Saturday, January 26, 2008

Radical Acceptance

Gautama BuddhaImage by Mesq via Flickr
I want to share a Buddhist lecture with you that I found to be just completely beautiful  It is so full of wisdom, love and compassion that as I listened to it, I found myself feeling almost overwhelmed.  You know how when you're listening to some talks/sermons/lectures, you just can't wait for them to end because you're bored out of your mind?   And there rare ones when it ends just as it seems it was getting started?  This was different from either of those.  There was so much wisdom in this talk, I kind of wished she'd stop and save some for later because it was almost too much to absorb in one sitting.  The lecture is titled "Radical Acceptance".  You can find it here:  Radical Acceptance Like most Buddhist talks, there's very little here that is uniquely Buddhist.  It's mostly common sense and human psychology.  I'm feeling increasingly comfortable with labeling myself as a Buddhist because when I do the Buddhist practices and listen to the Buddhist lectures I feel myself growing as a person, more in balance, better connected with everything around me and on a higher spiritual plane.

When I listened to this talk, I was touched not only by her words, but I could feel compassion and love just in her voice.  I've found the same thing listening to Gil Fronsdal (a regular on ZenCast). 

As I was listening to the lecture, I was thinking "This is the best lecture I've ever heard".  Usually, I'm not one for hyperbole. So, I'll back off of that.  But, I would definitely put it in my top 10.  I've downloaded the mp3 to save for later listening and I will be sharing it with Ty and with Kayla.

Of course as I'm listening, I'm bringing all my baggage along with me, as we all do.  So, probably one of the reasons the message is so powerful for me is it's so counter to the destructive self-image I was taught all my life.  Rather than focusing what is "wrong" with me, this approach allows me to focus on what is right with me.  Rather than fighting the present, regretting the past and fearing the future, this teaching allows me to embrace who I am and where I am in all circumstances.

I liked where she (well, actually the Buddha) broke down self-acceptance to two simple things. 

  1. recognizing what is going on in any moment and 
  2. meeting it with compassion.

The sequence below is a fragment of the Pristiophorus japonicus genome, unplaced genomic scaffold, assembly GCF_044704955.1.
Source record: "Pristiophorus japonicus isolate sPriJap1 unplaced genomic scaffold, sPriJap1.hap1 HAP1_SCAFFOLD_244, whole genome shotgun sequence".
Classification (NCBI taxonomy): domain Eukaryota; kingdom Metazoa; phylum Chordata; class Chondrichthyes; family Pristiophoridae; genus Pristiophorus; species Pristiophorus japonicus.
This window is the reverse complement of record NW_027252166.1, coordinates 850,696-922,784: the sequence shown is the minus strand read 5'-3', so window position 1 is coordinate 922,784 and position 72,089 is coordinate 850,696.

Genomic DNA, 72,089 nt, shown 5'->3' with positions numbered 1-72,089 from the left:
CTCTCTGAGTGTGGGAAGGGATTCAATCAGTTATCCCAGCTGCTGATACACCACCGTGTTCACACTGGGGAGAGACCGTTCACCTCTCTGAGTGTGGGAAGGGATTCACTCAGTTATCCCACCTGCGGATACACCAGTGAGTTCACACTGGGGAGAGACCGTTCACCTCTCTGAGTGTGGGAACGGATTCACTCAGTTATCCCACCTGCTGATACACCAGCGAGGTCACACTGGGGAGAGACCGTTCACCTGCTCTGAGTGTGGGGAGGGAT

The Buddha even met Mara (his self delusions) with compassion. The softening she described is what I've been able to achieve increasingly over the past few years. Compassion begins with ourselves and we have to learn to accept our human frailties.   As Tara pointed out, acceptance does not equate to complacency.  Acceptance of how things are now does not mean we do not work for a better future.  It just means we stop trying to hold on to what we cannot hold onto.  And, we stop trying to resist what already is.

I really liked her point about having to do at least some of the work in groups and reaching out to what is beyond ourselves.  Both Christianity and Buddhism (in the West anyway) are too into rugged individualism, IMO.  I really didn't begin to heal until I got into counseling.  All the reading (Bible and self-help books) did nothing for me until I got compassion from another human being.  My counselor helped me find acceptance and forgiveness within myself.  But, it took someone (a human being) outside of me to help me do that.  And, I liked what she said about acceptance not being something we can do with just our minds. I knew in my head what I needed to do.  But, I could not translate it to my whole being.  Acceptance must be done with our whole beings.

I am beginning to be able to connect with the concept of being an observer and stepping outside of my "small self".  Frankly, that meant nothing to me when I first heard it. But, now it's becoming reality. It's hard to describe to those who haven't experienced it.  And, I could not experience it until I began meditating.  An example is my mind races a lot. I have a lot of ideas and I tend to worry.  This used to cause terrible insomnia. But, now when I wake up and my mind is racing, instead of fighting it, I accept it. Because I can (most of the time) separate "me" from my thoughts, I just sit back and watch it go.  Usually, this allows me to fall back to sleep. But, when it doesn't, I accept that too.  The other morning I woke up with two things on my mind.  Neither was worry, actually it was more excitement about a project I'm planning (remodeling our kitchen) and planning for an undertaking I have to do for our company.  My mind kept flipping back and forth between the two things. I watched it for a while, actually got a lot of good ideas out of it.  Then, it was time to get up and I quickly ran to the computer to get down the ideas before they faded away.  What could have been time spent worrying about and fighting insomnia actually turned into productive time.

The lecture is pretty long.  It's about an hour.  If you listen to it and you like it, let me know. Also, there's a great little novel you might enjoy, if this resonates with you. It's called Jake Fades.


Reblog this post [with Zemanta]

No comments: